'So much praise for me?' a suspicious Sarita asked herself under her breath. 'I hope nothing goes wrong.' She clutched the Bible, which had become her constant companion by this time. Kissing it softly, she got into the ring to fight against her friend Mary Kom, for a spot in the Asian Games squad.
Sarita beat Mary fair and square in all three rounds and won the bout, confident that she was on her way to Guangzhou. But the result of that bout wasn't announced. The contest was inconclusive, the judges told Sarita, much to her bewilderment. Those present at the venue recalled the contrasting reactions of the two boxers after the bout.
"Mary looked disturbed," remembered Chandralal. "She went to the side of the hall and started making phone calls. Sarita was perplexed, nobody was telling her why the bout was inconclusive when she thought it was straightforward."
Documentary filmmaker Ameesha Joshi, who, along with her friend and college batchmate from Canada, Anna Sarkissian, released their film With this Ring on women's boxing in India in 2016, were at the AIBA World Championships in Barbados that year.
The film, which took ten years to make, has Mary Kom, Sarita Devi and Chhoto Loura as its protagonists. "At those World Championships in Barbados, Sarita was exhausted," Joshi told me. "More than anything else, she was frustrated with the politics. But you could never tell anything from her face or voice, for that matter. Everything about Sarita is very soft-spoken."
In a portion of Joshi's documentary shot in Barbados during the World Championships, M C Mary Kom spoke about the contentious bout between the two before they got there. 'I won that bout,' Kom said, looking at the camera, hands on hips, possibly in the middle of a training session. 'I don't know what happened to Sarita. Maybe she is friends with all those people. Maybe she gave them some money.'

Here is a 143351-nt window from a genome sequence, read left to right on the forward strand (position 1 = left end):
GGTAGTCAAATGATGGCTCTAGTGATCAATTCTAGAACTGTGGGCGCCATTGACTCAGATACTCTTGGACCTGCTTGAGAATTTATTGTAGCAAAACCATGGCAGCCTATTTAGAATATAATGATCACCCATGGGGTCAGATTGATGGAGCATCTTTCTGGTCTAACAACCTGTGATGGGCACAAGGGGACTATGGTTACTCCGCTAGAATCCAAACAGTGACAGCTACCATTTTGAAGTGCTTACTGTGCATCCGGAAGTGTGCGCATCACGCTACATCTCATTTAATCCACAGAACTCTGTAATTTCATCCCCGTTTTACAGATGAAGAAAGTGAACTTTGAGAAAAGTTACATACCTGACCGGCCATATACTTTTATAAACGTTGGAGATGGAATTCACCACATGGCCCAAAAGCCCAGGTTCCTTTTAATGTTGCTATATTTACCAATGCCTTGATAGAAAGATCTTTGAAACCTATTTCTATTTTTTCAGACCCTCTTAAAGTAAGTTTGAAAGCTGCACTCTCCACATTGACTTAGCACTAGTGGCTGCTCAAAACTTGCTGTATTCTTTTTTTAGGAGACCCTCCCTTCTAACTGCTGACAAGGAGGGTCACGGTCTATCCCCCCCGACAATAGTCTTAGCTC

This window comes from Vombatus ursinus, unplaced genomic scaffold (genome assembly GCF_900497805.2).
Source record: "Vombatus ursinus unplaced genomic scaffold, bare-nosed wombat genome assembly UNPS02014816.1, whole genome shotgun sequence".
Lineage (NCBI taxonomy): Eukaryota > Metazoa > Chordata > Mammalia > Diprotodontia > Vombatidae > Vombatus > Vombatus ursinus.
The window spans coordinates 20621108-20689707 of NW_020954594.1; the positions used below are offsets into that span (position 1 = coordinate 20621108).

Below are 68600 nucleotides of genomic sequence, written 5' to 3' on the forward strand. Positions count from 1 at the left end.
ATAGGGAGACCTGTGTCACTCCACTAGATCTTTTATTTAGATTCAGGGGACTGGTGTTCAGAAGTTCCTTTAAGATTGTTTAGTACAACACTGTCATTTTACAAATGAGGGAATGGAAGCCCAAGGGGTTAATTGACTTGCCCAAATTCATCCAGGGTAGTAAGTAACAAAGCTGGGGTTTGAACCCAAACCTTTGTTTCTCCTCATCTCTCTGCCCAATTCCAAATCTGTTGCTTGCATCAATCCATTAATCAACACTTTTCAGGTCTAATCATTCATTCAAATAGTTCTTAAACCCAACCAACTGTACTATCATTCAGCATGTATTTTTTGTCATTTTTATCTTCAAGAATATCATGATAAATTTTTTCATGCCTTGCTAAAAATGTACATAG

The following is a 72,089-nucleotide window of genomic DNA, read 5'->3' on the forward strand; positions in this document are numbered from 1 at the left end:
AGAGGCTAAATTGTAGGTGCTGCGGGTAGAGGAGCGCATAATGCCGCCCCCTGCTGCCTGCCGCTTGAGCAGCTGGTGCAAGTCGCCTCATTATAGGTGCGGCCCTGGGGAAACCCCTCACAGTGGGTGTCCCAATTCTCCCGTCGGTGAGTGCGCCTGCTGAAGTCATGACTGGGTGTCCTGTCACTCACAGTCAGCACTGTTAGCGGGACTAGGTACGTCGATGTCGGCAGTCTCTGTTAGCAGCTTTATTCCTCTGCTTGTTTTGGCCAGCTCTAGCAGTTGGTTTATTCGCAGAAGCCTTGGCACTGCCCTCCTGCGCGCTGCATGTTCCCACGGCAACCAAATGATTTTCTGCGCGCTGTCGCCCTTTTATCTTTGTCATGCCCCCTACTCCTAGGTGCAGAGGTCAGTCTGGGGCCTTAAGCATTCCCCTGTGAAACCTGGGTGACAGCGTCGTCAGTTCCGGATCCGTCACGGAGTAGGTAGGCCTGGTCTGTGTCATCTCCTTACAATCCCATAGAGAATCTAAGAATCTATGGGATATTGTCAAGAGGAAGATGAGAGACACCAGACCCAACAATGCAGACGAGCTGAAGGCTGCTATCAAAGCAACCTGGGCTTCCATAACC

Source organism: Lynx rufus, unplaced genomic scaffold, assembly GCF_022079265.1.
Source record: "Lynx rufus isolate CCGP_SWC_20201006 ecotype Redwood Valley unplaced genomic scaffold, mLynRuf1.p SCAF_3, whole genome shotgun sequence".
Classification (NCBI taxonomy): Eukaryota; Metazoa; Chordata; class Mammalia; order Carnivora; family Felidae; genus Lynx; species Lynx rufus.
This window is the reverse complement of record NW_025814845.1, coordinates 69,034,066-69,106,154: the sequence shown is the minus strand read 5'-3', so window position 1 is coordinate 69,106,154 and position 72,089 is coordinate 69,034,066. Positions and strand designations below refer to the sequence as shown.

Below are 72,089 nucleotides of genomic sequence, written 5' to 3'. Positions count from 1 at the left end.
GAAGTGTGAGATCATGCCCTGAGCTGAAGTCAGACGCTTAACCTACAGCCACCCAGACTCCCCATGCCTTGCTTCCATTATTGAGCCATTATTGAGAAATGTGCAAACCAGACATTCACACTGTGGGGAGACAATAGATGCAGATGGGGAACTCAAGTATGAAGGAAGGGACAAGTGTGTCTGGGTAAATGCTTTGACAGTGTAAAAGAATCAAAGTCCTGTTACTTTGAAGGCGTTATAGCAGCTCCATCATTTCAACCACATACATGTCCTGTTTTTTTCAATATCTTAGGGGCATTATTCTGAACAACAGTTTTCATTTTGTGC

"Where will I get money to pay officials, you tell me," Sarita told me. "I was distracted," she admitted. "The secretary general, Mr Raja, was also our team's manager. But instead of giving me a pep talk, he told me that whether I won a medal or not, I had to go back to India and give a retrial."
Easy as it was to disturb the mentally fragile Sarita, it seemed like the job was done. She did disastrously in the ring.
At the London Olympics, Mary won bronze in the 51 kg category and became the toast of the nation overnight. Magnificent Mary's story of struggle appealed to everyone. That she made a comeback to the sport after the birth of her twins, and went on to win another world title, that too an Olympic medal, made everyone sit up and take notice of this boxer who had been ignored for years.
For about four years (2010 to 2014), once friends Mary and Sarita stopped talking to each other. They trained at camps together, were invited to functions in Manipur where they were forced to share the stage, and even attended several common gatherings of friends and the sporting fraternity.
But the cracks had widened -- the girls didn't see each other eye to eye. As India and the world continued to bask in the glory of Mary Kom and her success story, Sarita faded into the background.
She wasn't jealous -- Sarita said she was hurt. Despite her more than a decade long career, almost nobody knew her outside her state. She was always No 2. "Looks like an Olympic medal is a very powerful thing!" she smiled and said. "It can really change your world." It was true: The Olympic bronze had indeed changed Mary Kom's fortunes.
After four years of no communication whatsoever, the 2014 Asian Games, helped Mary and Sarita bury the hatchet. The two shared a room in the Games Village, in Incheon. Sarita made the first attempt to break the ice, asking Mary about her children back home. Mary responded.
And soon, the relatively new mother and the mother of three, were exchanging stories of their naughty sons in Imphal. "I can't remain angry for too long," Sarita said. "And this had been on for four years. Mary didn't ask for it, but I forgave her."